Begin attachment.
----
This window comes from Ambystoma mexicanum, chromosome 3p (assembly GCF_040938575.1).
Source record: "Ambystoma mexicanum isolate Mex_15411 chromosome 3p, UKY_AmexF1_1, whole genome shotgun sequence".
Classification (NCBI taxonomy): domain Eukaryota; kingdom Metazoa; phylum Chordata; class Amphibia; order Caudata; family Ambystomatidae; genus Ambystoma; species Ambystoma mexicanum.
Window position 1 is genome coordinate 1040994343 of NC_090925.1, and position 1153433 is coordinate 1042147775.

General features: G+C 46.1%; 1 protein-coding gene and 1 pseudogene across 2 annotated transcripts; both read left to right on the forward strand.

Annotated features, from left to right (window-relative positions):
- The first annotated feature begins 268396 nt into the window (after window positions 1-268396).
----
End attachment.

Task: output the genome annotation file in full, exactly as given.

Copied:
This window comes from Ambystoma mexicanum, chromosome 3p (assembly GCF_040938575.1).
Source record: "Ambystoma mexicanum isolate Mex_15411 chromosome 3p, UKY_AmexF1_1, whole genome shotgun sequence".
Classification (NCBI taxonomy): domain Eukaryota; kingdom Metazoa; phylum Chordata; class Amphibia; order Caudata; family Ambystomatidae; genus Ambystoma; species Ambystoma mexicanum.
Window position 1 is genome coordinate 1040994343 of NC_090925.1, and position 1153433 is coordinate 1042147775.

General features: G+C 46.1%; 1 protein-coding gene and 1 pseudogene across 2 annotated transcripts; both read left to right on the forward strand.

Annotated features, from left to right (window-relative positions):
- The first annotated feature begins 268396 nt into the window (after window positions 1-268396).